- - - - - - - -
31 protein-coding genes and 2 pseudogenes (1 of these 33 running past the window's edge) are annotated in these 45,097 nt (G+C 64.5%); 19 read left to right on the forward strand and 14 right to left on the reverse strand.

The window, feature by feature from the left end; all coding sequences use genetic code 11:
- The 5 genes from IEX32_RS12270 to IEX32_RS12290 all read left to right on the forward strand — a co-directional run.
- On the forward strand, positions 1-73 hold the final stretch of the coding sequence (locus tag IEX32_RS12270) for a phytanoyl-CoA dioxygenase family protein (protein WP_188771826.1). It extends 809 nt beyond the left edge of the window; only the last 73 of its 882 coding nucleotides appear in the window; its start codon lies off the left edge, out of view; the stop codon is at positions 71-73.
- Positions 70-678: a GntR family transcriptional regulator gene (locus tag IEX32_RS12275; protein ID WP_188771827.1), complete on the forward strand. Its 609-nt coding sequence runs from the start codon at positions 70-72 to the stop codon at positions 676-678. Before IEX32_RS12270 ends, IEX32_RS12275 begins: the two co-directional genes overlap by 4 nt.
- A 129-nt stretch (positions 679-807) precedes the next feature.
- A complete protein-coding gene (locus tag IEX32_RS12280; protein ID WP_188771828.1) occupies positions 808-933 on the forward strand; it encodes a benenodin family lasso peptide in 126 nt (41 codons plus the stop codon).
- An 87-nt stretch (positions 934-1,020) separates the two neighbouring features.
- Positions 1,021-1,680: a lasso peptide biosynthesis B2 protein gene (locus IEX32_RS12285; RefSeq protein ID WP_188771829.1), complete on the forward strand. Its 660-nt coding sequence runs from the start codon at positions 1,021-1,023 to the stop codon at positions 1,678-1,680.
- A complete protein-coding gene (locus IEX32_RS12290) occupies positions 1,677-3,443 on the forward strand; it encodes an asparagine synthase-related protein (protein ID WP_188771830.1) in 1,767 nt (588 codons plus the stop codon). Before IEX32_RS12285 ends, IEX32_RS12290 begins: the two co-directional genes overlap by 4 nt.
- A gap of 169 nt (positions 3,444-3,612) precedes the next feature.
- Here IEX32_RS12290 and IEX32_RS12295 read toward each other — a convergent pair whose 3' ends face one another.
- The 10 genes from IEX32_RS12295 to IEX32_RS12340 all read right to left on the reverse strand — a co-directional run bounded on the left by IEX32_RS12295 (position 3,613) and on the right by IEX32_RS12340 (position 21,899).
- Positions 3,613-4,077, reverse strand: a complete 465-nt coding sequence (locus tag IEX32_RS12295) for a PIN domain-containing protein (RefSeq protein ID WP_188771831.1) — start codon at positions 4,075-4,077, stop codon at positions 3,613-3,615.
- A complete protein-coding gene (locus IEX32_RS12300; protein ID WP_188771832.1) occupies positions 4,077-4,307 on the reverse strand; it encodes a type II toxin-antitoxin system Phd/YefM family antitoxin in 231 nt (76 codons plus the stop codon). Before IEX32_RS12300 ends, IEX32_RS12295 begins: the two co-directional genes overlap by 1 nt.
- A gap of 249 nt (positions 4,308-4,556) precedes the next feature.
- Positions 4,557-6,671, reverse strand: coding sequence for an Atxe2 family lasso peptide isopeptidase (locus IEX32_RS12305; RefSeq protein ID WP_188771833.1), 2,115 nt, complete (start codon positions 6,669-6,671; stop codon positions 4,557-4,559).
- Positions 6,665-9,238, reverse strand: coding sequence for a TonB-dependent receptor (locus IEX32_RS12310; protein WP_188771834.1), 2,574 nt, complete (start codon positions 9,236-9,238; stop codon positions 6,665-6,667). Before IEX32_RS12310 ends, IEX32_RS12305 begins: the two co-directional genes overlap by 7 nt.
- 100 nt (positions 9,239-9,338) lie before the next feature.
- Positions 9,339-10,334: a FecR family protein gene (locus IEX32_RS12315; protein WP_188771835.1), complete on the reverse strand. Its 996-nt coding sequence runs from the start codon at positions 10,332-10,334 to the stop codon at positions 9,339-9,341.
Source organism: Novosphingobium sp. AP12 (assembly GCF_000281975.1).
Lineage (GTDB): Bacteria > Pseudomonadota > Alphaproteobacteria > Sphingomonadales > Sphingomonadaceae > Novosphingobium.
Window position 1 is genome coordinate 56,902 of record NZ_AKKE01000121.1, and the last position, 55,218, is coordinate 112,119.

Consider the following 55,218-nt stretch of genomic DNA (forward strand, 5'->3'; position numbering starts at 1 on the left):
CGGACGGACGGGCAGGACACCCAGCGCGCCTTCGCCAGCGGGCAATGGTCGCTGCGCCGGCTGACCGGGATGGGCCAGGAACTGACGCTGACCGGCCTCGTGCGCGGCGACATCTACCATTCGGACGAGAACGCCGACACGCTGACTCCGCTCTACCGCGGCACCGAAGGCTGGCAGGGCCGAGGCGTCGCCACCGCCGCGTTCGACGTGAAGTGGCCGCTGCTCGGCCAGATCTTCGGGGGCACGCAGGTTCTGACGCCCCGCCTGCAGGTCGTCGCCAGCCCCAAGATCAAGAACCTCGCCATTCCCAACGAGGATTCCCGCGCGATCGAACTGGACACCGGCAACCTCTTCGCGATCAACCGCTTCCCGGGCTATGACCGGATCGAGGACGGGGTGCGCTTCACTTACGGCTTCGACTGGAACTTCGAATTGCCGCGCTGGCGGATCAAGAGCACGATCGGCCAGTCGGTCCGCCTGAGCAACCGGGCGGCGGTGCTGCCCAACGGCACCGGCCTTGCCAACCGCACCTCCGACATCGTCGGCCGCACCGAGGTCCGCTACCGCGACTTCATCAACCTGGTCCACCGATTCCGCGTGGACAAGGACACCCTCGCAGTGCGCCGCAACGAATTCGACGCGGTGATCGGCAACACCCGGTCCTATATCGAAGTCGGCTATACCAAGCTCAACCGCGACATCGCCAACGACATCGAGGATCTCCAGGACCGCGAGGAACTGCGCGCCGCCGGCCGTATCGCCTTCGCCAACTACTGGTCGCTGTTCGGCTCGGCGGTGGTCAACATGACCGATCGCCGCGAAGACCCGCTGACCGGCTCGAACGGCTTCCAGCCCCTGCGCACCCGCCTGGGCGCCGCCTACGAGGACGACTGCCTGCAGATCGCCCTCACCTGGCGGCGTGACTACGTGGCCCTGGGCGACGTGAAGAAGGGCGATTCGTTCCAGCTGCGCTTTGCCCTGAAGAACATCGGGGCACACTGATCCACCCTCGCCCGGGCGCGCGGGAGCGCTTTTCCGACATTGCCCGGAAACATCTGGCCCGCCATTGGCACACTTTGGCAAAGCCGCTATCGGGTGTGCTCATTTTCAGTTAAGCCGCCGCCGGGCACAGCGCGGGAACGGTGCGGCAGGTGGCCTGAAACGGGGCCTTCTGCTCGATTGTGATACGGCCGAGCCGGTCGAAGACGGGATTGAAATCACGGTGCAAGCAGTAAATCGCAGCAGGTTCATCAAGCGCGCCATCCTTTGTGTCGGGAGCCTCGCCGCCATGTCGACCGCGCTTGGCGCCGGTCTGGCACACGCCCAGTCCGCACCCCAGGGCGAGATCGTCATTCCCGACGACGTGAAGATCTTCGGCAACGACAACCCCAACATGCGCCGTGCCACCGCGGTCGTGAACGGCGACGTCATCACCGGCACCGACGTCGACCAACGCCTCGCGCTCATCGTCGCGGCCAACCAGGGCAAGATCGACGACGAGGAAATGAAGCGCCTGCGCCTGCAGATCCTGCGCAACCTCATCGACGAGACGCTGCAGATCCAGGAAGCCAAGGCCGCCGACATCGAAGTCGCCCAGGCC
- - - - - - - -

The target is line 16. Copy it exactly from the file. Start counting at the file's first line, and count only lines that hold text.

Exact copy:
- A gap of 249 nt (positions 4,308-4,556) precedes the next feature.